Tinbergen, N. (1951). The Study of Instinct. Oxford, Clarendon Press.
Romanes, G. J. (1884). Mental Evolution in Animals. London, Trench and Co.
Romanes, G. J. (1881). Animal Intelligence. London, Trench and Co.
McGrew, W.C. (1998). Culture in non-human primates? Annual Review of Anthropology, 27, 301–328.
Matsuzawa, T. (2005). The cultured chimpanzee: Reflections on cultural primatology. Nature, 434(7029), 21-22.
Mesoudi, A., Whiten A. and Laland, K.N. (2006). Towards a unified science of cultural evolution. Behavioral and Brain Sciences, 29(4), 329-383.
Matsuzawa, T., Biro, D., Humle, T., Inoue-Nakamura, N., Tonooka, R. and Yamakoshi, G. (2001). Emergence of culture in wild chimpanzees: education by masterapprenticeship. In Matsuzawa, T. (Ed.). Primate Origins of Human Cognition and Behavior. Tokyo: Springer-Verlag, (pp. 557–574)
Laland, K. N. and Hoppitt, W. (2003). Do animals have culture? Evolutionary Anthropology, 12, 150-159.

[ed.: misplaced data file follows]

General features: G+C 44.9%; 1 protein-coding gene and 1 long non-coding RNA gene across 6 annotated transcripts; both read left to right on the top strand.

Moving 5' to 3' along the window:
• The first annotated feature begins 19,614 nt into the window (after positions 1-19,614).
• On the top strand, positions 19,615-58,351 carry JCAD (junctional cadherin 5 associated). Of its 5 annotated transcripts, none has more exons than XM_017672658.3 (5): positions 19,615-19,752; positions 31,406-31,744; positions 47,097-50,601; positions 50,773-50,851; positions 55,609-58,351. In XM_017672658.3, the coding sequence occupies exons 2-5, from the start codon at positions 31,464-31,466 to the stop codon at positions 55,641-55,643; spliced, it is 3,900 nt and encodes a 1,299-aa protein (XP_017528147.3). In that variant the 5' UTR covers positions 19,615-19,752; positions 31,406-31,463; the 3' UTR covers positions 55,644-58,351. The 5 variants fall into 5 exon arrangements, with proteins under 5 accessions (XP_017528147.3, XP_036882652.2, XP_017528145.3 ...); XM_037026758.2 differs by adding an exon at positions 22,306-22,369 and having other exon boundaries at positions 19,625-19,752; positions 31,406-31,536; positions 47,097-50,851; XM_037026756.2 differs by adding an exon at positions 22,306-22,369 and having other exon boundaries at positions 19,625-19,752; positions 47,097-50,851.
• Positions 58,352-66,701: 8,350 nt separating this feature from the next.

Laland, K. N. (2004). Social learning strategies. Proceedings of the Royal Society, 271, 957- 962.
Horner, V., Whiten, A., Flynn, E. and de Waal, F. B. M. (2006). Faithful replication of foraging techniques along cultural transmission chains by chimpanzees and children. PNAS Proceedings of the National Academy of Sciences of the United States of America. 103(37), 13878-13883.
Goodall, J. (1973). Cultural elements in a chimpanzee community. Precultural Primate Behaviour. E. W. Menzel, Karger. 1.
Galef, B. G. (1992). The question of animal culture. Human Nature, 3(2), 157-178.
Flynn, E. and Whiten, A. (2008). Cultural transmission of tool-use in young children: A diffusion chain study. Social Development. (in press).
Cavalli-Sforza, L. L. and Feldman M. W. (1981). Cultural Transmission and Evolution; A quantitative approach. Princeton, Princeton University Press.
Byrne, R. W. and Russon, A. E. (1998). Learning by imitation: A hierarchical approach. Behavioral and Brain Sciences, 21(5), 667-+.
Boyd, R. and Richerson, P. J. (1985). Culture and the Evolutionary Process. Chicago, IL, US, University of Chicago Press.
Items in the St Andrews Research Repository are protected by copyright, with all rights reserved, unless otherwise indicated.